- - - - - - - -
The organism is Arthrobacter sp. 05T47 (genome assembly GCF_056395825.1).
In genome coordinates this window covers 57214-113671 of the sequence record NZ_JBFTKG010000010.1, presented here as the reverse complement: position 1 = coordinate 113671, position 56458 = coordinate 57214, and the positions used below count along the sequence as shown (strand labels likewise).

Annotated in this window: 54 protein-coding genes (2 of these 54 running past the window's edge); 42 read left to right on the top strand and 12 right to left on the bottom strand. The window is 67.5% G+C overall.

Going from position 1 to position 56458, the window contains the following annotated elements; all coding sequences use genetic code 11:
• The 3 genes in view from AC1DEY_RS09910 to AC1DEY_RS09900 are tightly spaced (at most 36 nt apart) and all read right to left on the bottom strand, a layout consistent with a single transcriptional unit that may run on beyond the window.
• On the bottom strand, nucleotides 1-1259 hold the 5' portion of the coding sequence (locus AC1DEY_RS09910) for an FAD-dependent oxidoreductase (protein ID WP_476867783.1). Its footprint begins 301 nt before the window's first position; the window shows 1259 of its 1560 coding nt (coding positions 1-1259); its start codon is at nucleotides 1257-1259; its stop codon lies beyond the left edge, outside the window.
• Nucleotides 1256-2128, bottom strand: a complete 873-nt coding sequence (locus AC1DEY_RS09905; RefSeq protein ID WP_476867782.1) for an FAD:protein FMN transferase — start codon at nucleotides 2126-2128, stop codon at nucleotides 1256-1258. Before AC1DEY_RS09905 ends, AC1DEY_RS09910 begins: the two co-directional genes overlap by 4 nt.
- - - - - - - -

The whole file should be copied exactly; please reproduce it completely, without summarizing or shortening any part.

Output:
The organism is Arthrobacter sp. 05T47 (genome assembly GCF_056395825.1).
In genome coordinates this window covers 57214-113671 of the sequence record NZ_JBFTKG010000010.1, presented here as the reverse complement: position 1 = coordinate 113671, position 56458 = coordinate 57214, and the positions used below count along the sequence as shown (strand labels likewise).

Annotated in this window: 54 protein-coding genes (2 of these 54 running past the window's edge); 42 read left to right on the top strand and 12 right to left on the bottom strand. The window is 67.5% G+C overall.

Going from position 1 to position 56458, the window contains the following annotated elements; all coding sequences use genetic code 11:
• The 3 genes in view from AC1DEY_RS09910 to AC1DEY_RS09900 are tightly spaced (at most 36 nt apart) and all read right to left on the bottom strand, a layout consistent with a single transcriptional unit that may run on beyond the window.
• On the bottom strand, nucleotides 1-1259 hold the 5' portion of the coding sequence (locus AC1DEY_RS09910) for an FAD-dependent oxidoreductase (protein ID WP_476867783.1). Its footprint begins 301 nt before the window's first position; the window shows 1259 of its 1560 coding nt (coding positions 1-1259); its start codon is at nucleotides 1257-1259; its stop codon lies beyond the left edge, outside the window.
• Nucleotides 1256-2128, bottom strand: a complete 873-nt coding sequence (locus AC1DEY_RS09905; RefSeq protein ID WP_476867782.1) for an FAD:protein FMN transferase — start codon at nucleotides 2126-2128, stop codon at nucleotides 1256-1258. Before AC1DEY_RS09905 ends, AC1DEY_RS09910 begins: the two co-directional genes overlap by 4 nt.